LONDON – Amazon’s new $50 Fire tablet, which the company bills as a “premium product at a non-premium price,” is so hot that the online retail giant is warning consumers looking to snap one up that the device may see extensive shipping delays. “I can tell you, we are only two weeks into this, so it’s super early, but the response has been over the moon,” David Limp, Amazon’s senior VP for devices, told executives and analysts at an event here this week.

Amazon said it is already struggling to cope with the higher-than-expected demand, and as the tablet began shipping Wednesday, delivery times have stretched out to three weeks and are likely to get longer in the short term.

So why is Amazon’s budget tablet so popular? The question may seem unnecessary given its price tag, but there are many other tablets available for under $50 that won't sell nearly as well. For starters, the tablet can be purchased individually or in “six packs” in which the sixth one is free.

The other reasons, according to Limp, are twofold.

Amazon Fire $50 Tablet Six Pack Amazon's marketing department has come up with a novel way of selling its tablets in bulk, by offering a six-pack with one tablet free. Photo: Amazon

The first is that the Fire tablet has features you just don’t get on other similarly priced devices. “This tablet doesn’t have any compromises you see in other sub-$50 tablets out there today,” Limp said. Indeed, Amazon can build a $50 tablet with such relatively high specs because unlike its rivals, including Apple and its iPad, it’s not counting on hardware to provide significant profits. “Amazon’s devices are not just gadgets, but are portals to the company’s online stores. We want to give premium products at non-premium prices,” Limp said.

Like Amazon’s approach to all its devices -- including the Kindle and Fire TV -- the Fire tablet will be sold at close to cost. Amazon will be looking to make its money from selling content through its online book, film and music stores. The company “is highlighting the quality of the products, even differentiating this entry product against much higher-priced competition, to grow its Prime subscriber base,” John Devlin, an analyst with Futuresource Consulting, told International Business Times. Devlin was referring to Amazon’s Prime membership service, which offers free delivery and streaming content for $99 per year.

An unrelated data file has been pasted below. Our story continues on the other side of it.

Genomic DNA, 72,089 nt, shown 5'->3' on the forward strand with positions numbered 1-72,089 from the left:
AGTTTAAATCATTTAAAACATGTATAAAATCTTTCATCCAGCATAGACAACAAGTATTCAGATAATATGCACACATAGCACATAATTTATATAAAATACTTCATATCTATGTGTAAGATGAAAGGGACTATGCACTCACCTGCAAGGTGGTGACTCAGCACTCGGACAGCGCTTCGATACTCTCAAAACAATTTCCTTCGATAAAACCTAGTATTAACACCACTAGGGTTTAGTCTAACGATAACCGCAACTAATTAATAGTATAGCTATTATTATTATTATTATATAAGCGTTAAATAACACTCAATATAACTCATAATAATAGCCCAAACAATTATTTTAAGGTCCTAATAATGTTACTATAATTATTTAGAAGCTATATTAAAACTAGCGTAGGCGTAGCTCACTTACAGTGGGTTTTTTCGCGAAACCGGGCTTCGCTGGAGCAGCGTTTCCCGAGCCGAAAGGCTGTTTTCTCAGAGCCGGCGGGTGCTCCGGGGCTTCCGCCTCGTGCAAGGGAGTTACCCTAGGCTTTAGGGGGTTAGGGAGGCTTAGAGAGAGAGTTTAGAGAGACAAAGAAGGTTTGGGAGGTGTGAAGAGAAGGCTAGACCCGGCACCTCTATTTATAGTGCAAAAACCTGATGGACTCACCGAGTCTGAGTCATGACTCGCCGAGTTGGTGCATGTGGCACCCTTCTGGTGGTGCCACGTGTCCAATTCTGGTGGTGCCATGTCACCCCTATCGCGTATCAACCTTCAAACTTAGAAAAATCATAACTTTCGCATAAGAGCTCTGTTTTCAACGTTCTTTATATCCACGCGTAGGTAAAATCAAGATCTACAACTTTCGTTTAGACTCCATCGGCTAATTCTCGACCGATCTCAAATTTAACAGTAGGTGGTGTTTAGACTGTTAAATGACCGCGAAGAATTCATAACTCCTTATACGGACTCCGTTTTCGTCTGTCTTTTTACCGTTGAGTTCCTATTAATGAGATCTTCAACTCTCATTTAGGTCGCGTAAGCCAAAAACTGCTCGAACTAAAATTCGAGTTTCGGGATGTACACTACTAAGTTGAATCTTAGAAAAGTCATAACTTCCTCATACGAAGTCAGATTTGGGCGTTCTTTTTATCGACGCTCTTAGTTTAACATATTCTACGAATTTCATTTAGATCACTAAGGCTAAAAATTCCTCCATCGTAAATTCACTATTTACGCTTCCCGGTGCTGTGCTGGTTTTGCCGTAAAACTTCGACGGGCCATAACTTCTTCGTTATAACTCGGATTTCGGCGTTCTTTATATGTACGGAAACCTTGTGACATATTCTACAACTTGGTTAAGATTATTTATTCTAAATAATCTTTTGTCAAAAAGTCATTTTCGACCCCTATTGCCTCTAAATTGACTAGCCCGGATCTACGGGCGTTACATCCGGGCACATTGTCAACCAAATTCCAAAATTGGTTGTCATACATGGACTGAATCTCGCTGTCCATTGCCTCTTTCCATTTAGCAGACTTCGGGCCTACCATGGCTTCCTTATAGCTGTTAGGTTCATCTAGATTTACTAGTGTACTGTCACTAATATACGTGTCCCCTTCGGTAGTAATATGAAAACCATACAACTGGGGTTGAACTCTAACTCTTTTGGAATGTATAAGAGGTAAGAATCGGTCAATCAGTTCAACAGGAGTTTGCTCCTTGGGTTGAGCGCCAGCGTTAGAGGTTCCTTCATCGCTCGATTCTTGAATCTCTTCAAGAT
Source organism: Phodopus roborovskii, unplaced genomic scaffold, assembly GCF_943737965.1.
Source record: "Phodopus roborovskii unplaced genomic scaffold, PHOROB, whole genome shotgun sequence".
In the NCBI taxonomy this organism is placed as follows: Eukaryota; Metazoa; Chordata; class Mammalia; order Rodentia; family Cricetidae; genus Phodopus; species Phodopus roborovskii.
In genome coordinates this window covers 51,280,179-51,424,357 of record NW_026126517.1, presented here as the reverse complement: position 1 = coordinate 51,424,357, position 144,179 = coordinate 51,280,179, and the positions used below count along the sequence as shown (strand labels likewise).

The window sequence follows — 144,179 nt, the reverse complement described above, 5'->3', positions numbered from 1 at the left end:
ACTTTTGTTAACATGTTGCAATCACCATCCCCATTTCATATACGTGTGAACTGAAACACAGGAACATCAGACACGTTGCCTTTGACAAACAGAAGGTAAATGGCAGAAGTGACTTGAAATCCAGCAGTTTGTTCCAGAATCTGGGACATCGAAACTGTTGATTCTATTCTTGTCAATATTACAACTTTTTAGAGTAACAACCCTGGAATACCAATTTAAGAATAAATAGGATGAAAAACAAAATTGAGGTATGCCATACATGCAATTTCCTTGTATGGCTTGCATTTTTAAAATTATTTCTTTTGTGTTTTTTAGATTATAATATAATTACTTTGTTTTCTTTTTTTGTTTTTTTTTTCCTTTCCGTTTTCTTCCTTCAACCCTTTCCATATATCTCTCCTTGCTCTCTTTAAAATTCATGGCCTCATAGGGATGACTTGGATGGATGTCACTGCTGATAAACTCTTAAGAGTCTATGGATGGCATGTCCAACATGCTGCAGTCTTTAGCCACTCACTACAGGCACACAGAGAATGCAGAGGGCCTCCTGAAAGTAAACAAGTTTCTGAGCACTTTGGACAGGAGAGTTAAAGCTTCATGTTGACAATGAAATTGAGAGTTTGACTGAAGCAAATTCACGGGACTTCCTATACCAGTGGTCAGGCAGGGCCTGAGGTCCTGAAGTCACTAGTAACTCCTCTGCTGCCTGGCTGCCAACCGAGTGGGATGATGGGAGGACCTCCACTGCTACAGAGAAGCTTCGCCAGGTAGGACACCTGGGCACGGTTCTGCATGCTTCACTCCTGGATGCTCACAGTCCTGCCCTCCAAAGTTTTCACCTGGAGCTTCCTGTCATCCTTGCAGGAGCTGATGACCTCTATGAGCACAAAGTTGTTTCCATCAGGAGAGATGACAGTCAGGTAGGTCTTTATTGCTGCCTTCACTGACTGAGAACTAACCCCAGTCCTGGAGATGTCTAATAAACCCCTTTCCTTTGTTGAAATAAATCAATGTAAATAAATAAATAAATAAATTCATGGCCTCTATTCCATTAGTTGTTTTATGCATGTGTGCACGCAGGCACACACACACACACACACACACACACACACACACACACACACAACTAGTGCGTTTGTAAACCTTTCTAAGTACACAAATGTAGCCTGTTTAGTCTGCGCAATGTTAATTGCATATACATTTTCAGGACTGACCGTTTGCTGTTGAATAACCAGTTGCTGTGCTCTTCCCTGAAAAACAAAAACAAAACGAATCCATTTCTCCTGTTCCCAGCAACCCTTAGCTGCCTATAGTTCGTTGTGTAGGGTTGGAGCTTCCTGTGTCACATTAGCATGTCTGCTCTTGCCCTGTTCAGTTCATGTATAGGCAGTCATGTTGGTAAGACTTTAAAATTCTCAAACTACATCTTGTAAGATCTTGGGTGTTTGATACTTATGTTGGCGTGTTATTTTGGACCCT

The second reason for the apparent success of the tablet is down to branding, and by getting there first, Amazon is changing the way people view and use tablets.

“Once you break the sub-$50 barrier with a branded, high-quality tablet, people are going to use tablets for entirely new and different things," said Limp, who spoke at an event organized by MediaTek, the Taiwanese chipmaker that provides the processors powering Amazon’s latest tablets. "You will give them to your kids. You might use it on your bedside table as an alarm clock. You might put it in the back of your car as an in-car entertainment system."

Devlin concurs that Amazon’s branding is key to the success of tablets at this price: “The Amazon brand is very strong and combined with its reach and distribution capabilities this enables it to position its products at a very attractive price point.” Devlin said the low price puts this in the “impulse buy” category, making it an attractive proposition for first-time buyers who just want to test the water.

All this comes as the broader tablet market is slowing. Following an explosion in growth, there has been an equally fast cooling off in sales from almost all manufacturers -- even sales of Apple’s iPad have stuttered in recent quarters.

According to IDC, the tablet market declined 7 percent year-on-year in the second quarter of 2015 due to "little hardware innovation and limited vendor portfolio updates." Gartner is predicting an overall decline in tablet shipments for 2015.